Q: Describe some of the successes you have seen in the response to malaria.

A: The Internet connectivity and access to information provided by NLM's MIMCom project have become a dynamic part of the research process in Africa. For researchers, the Internet connection to colleagues and to current information has gone a long way toward addressing the distances of time and space that are part and parcel of research in remote endemic areas. Electronic communication has enabled research teams to engage in discussions with colleagues in other parts of the world and participate in real time problem-solving; coordinate research activities; store information; share information; search for literature; submit manuscripts for publication; and send research proposals to funding agencies. Electronic communication also has made possible the provision of long distance educational/training activities and improved communication between students and supervisors.
MIMCom has helped remove geographic as well as intellectual isolation - among the greatest challenges faced by researchers in the sites reviewed. Isolation for these researchers has meant not only difficulty or inconvenience but also a low sense of self-esteem when relating to colleagues in other parts of the world. As a result of links to the Internet, researchers are beginning to join the greater international scientific community online.
Testimony by Dr. Andrew Githeko of Kenya Medical Research Institute:

Q: What are some of the challenges?

A: From my vantage point in ICT, malaria is preventable and curable, but it presents a myriad of challenges to traditional approaches. The disease itself is complex; drugs are expensive, resistance is rampant and compliance a problem. Diagnosis is difficult. DDT and sprays are controversial although assessment where they are being implemented will provide useful information about their future. Insecticide Treated Nets (ITNs)?  In my recent conversation with the head of a national malaria control program in a malaria endemic country where malaria is the number one health burden, he didn't have much faith in them - the jury is still out. In the vaccine world, there is some progress, and the work of Pedro Alonso in Manhica, Mozambique is encouraging.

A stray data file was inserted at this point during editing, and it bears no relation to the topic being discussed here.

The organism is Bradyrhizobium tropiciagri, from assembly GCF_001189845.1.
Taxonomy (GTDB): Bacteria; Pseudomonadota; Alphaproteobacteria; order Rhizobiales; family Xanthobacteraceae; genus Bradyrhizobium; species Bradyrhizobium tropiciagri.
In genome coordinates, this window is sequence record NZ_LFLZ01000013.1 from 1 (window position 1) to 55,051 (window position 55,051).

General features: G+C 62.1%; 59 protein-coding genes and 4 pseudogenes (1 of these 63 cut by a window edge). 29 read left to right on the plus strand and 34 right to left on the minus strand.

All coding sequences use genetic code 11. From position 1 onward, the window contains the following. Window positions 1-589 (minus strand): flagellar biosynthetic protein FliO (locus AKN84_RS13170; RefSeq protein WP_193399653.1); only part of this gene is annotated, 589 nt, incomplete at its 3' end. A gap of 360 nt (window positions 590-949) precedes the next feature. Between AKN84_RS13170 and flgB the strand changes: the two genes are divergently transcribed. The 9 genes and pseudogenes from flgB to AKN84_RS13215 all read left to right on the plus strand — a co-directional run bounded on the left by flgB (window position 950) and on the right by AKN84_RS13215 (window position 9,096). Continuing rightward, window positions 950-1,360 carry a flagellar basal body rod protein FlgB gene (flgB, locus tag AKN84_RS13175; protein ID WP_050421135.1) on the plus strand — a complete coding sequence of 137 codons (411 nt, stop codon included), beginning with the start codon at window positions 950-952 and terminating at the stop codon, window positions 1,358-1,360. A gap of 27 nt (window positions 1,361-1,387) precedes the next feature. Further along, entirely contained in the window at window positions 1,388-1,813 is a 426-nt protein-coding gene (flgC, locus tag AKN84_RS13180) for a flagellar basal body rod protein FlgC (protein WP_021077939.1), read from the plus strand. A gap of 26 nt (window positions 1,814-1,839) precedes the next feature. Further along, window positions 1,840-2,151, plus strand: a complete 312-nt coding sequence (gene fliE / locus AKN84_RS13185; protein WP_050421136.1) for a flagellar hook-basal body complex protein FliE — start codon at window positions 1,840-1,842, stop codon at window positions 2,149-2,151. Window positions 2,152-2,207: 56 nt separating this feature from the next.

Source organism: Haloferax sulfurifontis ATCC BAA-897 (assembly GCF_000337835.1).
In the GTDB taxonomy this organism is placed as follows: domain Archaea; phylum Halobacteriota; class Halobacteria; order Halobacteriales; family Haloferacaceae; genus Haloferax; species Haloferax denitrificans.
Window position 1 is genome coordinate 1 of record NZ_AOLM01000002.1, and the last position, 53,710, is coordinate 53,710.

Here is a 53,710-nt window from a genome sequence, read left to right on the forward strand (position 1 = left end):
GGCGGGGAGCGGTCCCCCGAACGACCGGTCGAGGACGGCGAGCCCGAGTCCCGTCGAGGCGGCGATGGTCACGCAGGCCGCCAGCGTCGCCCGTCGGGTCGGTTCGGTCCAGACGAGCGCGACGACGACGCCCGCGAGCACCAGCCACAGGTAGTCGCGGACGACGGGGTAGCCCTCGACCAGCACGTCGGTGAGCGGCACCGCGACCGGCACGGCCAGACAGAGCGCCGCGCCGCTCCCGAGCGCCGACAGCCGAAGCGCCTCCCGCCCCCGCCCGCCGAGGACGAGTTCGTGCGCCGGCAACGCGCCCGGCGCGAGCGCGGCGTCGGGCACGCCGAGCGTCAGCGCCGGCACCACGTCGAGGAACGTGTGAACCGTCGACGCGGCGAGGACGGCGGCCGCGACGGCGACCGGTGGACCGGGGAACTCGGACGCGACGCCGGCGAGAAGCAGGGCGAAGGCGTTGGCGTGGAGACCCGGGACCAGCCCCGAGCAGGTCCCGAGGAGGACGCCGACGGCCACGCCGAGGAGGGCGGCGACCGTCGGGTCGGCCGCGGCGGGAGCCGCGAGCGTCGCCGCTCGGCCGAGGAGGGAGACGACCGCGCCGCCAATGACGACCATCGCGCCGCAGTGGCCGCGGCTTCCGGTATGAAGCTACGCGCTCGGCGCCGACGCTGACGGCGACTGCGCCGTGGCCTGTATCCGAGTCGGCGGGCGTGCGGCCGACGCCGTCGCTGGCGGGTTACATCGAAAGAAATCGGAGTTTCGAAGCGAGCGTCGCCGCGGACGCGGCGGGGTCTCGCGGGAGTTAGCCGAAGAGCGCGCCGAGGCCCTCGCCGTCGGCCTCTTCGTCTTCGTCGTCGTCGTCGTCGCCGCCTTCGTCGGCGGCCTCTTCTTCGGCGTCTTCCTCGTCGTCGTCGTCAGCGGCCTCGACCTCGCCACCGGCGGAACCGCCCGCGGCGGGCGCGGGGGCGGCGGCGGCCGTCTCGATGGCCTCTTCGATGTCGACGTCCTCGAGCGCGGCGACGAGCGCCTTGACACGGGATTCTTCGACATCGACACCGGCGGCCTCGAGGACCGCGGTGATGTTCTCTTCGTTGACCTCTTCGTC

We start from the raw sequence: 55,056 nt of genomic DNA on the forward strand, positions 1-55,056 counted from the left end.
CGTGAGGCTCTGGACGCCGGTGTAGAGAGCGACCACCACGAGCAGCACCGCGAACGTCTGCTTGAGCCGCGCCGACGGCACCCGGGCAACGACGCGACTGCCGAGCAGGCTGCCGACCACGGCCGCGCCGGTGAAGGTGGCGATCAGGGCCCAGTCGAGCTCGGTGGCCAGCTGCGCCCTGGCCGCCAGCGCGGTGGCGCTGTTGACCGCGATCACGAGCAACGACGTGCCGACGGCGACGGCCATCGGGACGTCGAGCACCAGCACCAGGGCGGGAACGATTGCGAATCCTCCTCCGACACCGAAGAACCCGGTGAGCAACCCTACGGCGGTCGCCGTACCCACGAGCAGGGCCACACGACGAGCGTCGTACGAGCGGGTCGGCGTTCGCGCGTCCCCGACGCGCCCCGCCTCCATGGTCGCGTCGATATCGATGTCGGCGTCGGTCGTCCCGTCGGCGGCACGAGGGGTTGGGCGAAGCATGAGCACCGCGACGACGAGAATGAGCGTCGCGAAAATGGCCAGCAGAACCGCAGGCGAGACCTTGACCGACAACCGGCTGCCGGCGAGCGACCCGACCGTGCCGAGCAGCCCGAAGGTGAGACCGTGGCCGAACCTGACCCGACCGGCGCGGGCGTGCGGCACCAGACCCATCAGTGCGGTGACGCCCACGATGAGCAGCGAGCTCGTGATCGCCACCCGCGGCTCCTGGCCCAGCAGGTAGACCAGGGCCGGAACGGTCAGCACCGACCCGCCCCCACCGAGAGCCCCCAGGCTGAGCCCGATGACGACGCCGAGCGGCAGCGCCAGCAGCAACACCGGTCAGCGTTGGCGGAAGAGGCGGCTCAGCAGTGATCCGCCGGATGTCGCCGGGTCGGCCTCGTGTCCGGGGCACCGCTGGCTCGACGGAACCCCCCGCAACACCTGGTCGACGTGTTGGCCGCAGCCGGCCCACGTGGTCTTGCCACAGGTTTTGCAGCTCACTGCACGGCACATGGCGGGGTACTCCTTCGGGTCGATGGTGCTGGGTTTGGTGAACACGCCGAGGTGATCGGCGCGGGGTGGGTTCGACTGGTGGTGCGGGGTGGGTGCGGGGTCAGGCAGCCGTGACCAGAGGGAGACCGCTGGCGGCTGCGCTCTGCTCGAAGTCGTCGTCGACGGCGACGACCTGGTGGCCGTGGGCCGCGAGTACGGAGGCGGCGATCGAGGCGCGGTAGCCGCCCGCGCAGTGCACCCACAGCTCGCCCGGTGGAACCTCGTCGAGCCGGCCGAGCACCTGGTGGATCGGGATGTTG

Public education has a long way to go to encourage prevention measures. If it is not understood that malaria comes from the mosquito vector - not mangoes or maize - or if the right prevention health message isn't connected with malaria (i.e., malaria is not prevented by boiling water or using latrines), then public education, no matter how slick the posters and brochures, has failed. Public education must be presented in formats that engage the user and acknowledge the user's beliefs about disease.

We must continue to build capacity in the African research community, so the world benefits from the work of scientists and health professionals living and working in endemic areas.

Q: How can young people make a difference?

Thoughts on how young people can make a difference:

Talk with people who have been involved in international work. Find a mentor.

Through your mentor and your own research, find opportunities to volunteer in developing countries.

Make sure the opportunity allows you to listen to and respond to people on the ground, rather than simply implement an agenda imposed from a "donor" country.  You should be there to facilitate what they are trying to do, not to get them to do what you want them to do.

Listen to all people--not as gospel but as interesting information. They are teaching you.

Work hard and make every attempt to follow up and finish what you start--it's easy to feel discouraged and give up.

Enjoy working with your African colleagues--they are the best and can teach you so much!

Read the latest news but also read literature.

Try not to be a tourist--get involved. Tourism takes up valuable time of those interesting folks you're visiting.

Be sure to see everything they want to show you.

You're learning, even when it's uncomfortable.

If you get hooked, be prepared to stay involved for the long haul--that's how you will see change, make friends and colleagues, and feel satisfaction.

When you return home, be an advocate--tell your story to anyone who will listen. Make sure they understand you feel privileged to do this work!